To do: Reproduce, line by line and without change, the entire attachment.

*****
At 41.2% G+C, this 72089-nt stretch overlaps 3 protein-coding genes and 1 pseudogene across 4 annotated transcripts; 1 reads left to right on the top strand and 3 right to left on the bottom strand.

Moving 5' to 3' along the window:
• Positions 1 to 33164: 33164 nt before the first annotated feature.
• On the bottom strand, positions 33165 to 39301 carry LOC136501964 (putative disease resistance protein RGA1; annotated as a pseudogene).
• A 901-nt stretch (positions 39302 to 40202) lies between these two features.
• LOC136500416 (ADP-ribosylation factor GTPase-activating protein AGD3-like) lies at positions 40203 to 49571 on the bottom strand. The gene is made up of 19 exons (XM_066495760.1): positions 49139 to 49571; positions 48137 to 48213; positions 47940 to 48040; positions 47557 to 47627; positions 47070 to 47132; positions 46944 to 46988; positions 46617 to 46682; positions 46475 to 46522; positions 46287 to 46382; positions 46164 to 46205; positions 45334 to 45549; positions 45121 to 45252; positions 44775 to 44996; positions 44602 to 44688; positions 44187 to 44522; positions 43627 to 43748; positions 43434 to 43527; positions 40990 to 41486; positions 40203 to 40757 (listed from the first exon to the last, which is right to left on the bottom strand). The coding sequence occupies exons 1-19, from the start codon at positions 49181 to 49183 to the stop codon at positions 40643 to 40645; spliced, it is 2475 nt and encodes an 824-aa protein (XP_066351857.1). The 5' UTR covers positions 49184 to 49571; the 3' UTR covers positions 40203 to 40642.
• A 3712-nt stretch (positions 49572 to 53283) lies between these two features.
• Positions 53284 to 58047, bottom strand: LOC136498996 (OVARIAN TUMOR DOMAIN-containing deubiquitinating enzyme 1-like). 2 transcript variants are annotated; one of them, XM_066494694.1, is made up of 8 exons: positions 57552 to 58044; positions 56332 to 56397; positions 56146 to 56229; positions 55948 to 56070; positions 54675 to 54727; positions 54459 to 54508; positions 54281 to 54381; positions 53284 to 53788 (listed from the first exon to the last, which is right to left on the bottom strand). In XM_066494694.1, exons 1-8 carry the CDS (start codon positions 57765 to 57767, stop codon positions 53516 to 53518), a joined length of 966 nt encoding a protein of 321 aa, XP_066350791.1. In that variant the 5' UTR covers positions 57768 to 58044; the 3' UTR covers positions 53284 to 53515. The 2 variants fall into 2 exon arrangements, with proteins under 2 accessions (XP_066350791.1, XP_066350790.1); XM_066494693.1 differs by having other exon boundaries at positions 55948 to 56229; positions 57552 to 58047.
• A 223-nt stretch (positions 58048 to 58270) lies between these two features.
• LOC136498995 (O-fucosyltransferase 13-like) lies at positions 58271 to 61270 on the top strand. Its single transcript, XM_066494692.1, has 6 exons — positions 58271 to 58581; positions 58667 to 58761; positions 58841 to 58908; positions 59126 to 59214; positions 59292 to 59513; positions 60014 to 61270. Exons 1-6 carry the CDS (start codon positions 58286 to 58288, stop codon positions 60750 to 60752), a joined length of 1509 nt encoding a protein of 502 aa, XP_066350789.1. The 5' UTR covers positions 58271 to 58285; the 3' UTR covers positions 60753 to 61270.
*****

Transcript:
At 41.2% G+C, this 72089-nt stretch overlaps 3 protein-coding genes and 1 pseudogene across 4 annotated transcripts; 1 reads left to right on the top strand and 3 right to left on the bottom strand.

Moving 5' to 3' along the window:
• Positions 1 to 33164: 33164 nt before the first annotated feature.
• On the bottom strand, positions 33165 to 39301 carry LOC136501964 (putative disease resistance protein RGA1; annotated as a pseudogene).
• A 901-nt stretch (positions 39302 to 40202) lies between these two features.
• LOC136500416 (ADP-ribosylation factor GTPase-activating protein AGD3-like) lies at positions 40203 to 49571 on the bottom strand. The gene is made up of 19 exons (XM_066495760.1): positions 49139 to 49571; positions 48137 to 48213; positions 47940 to 48040; positions 47557 to 47627; positions 47070 to 47132; positions 46944 to 46988; positions 46617 to 46682; positions 46475 to 46522; positions 46287 to 46382; positions 46164 to 46205; positions 45334 to 45549; positions 45121 to 45252; positions 44775 to 44996; positions 44602 to 44688; positions 44187 to 44522; positions 43627 to 43748; positions 43434 to 43527; positions 40990 to 41486; positions 40203 to 40757 (listed from the first exon to the last, which is right to left on the bottom strand). The coding sequence occupies exons 1-19, from the start codon at positions 49181 to 49183 to the stop codon at positions 40643 to 40645; spliced, it is 2475 nt and encodes an 824-aa protein (XP_066351857.1). The 5' UTR covers positions 49184 to 49571; the 3' UTR covers positions 40203 to 40642.
• A 3712-nt stretch (positions 49572 to 53283) lies between these two features.
• Positions 53284 to 58047, bottom strand: LOC136498996 (OVARIAN TUMOR DOMAIN-containing deubiquitinating enzyme 1-like). 2 transcript variants are annotated; one of them, XM_066494694.1, is made up of 8 exons: positions 57552 to 58044; positions 56332 to 56397; positions 56146 to 56229; positions 55948 to 56070; positions 54675 to 54727; positions 54459 to 54508; positions 54281 to 54381; positions 53284 to 53788 (listed from the first exon to the last, which is right to left on the bottom strand). In XM_066494694.1, exons 1-8 carry the CDS (start codon positions 57765 to 57767, stop codon positions 53516 to 53518), a joined length of 966 nt encoding a protein of 321 aa, XP_066350791.1. In that variant the 5' UTR covers positions 57768 to 58044; the 3' UTR covers positions 53284 to 53515. The 2 variants fall into 2 exon arrangements, with proteins under 2 accessions (XP_066350791.1, XP_066350790.1); XM_066494693.1 differs by having other exon boundaries at positions 55948 to 56229; positions 57552 to 58047.
• A 223-nt stretch (positions 58048 to 58270) lies between these two features.
• LOC136498995 (O-fucosyltransferase 13-like) lies at positions 58271 to 61270 on the top strand. Its single transcript, XM_066494692.1, has 6 exons — positions 58271 to 58581; positions 58667 to 58761; positions 58841 to 58908; positions 59126 to 59214; positions 59292 to 59513; positions 60014 to 61270. Exons 1-6 carry the CDS (start codon positions 58286 to 58288, stop codon positions 60750 to 60752), a joined length of 1509 nt encoding a protein of 502 aa, XP_066350789.1. The 5' UTR covers positions 58271 to 58285; the 3' UTR covers positions 60753 to 61270.